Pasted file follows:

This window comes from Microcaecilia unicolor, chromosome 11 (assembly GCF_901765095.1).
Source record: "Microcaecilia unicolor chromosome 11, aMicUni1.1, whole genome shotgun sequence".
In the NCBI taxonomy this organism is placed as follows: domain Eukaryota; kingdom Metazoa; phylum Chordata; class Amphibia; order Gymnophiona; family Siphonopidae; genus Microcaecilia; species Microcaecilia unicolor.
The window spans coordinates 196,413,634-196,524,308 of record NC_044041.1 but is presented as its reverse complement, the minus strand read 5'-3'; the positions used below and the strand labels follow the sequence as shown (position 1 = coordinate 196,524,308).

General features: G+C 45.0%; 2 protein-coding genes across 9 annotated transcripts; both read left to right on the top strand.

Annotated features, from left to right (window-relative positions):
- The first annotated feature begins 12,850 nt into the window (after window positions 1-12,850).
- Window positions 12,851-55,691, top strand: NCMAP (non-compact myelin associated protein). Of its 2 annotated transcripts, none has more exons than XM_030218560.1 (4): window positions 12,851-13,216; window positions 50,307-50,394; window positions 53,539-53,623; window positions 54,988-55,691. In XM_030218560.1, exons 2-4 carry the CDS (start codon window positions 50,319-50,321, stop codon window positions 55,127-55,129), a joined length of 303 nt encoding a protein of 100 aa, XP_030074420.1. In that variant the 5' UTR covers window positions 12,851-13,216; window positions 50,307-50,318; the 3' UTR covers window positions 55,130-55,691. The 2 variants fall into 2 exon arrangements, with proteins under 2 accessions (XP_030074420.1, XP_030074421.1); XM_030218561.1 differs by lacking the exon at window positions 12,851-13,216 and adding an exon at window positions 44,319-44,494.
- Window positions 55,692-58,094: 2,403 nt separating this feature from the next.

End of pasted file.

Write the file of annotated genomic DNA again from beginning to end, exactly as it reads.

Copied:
This window comes from Microcaecilia unicolor, chromosome 11 (assembly GCF_901765095.1).
Source record: "Microcaecilia unicolor chromosome 11, aMicUni1.1, whole genome shotgun sequence".
In the NCBI taxonomy this organism is placed as follows: domain Eukaryota; kingdom Metazoa; phylum Chordata; class Amphibia; order Gymnophiona; family Siphonopidae; genus Microcaecilia; species Microcaecilia unicolor.
The window spans coordinates 196,413,634-196,524,308 of record NC_044041.1 but is presented as its reverse complement, the minus strand read 5'-3'; the positions used below and the strand labels follow the sequence as shown (position 1 = coordinate 196,524,308).

General features: G+C 45.0%; 2 protein-coding genes across 9 annotated transcripts; both read left to right on the top strand.

Annotated features, from left to right (window-relative positions):
- The first annotated feature begins 12,850 nt into the window (after window positions 1-12,850).
- Window positions 12,851-55,691, top strand: NCMAP (non-compact myelin associated protein). Of its 2 annotated transcripts, none has more exons than XM_030218560.1 (4): window positions 12,851-13,216; window positions 50,307-50,394; window positions 53,539-53,623; window positions 54,988-55,691. In XM_030218560.1, exons 2-4 carry the CDS (start codon window positions 50,319-50,321, stop codon window positions 55,127-55,129), a joined length of 303 nt encoding a protein of 100 aa, XP_030074420.1. In that variant the 5' UTR covers window positions 12,851-13,216; window positions 50,307-50,318; the 3' UTR covers window positions 55,130-55,691. The 2 variants fall into 2 exon arrangements, with proteins under 2 accessions (XP_030074420.1, XP_030074421.1); XM_030218561.1 differs by lacking the exon at window positions 12,851-13,216 and adding an exon at window positions 44,319-44,494.
- Window positions 55,692-58,094: 2,403 nt separating this feature from the next.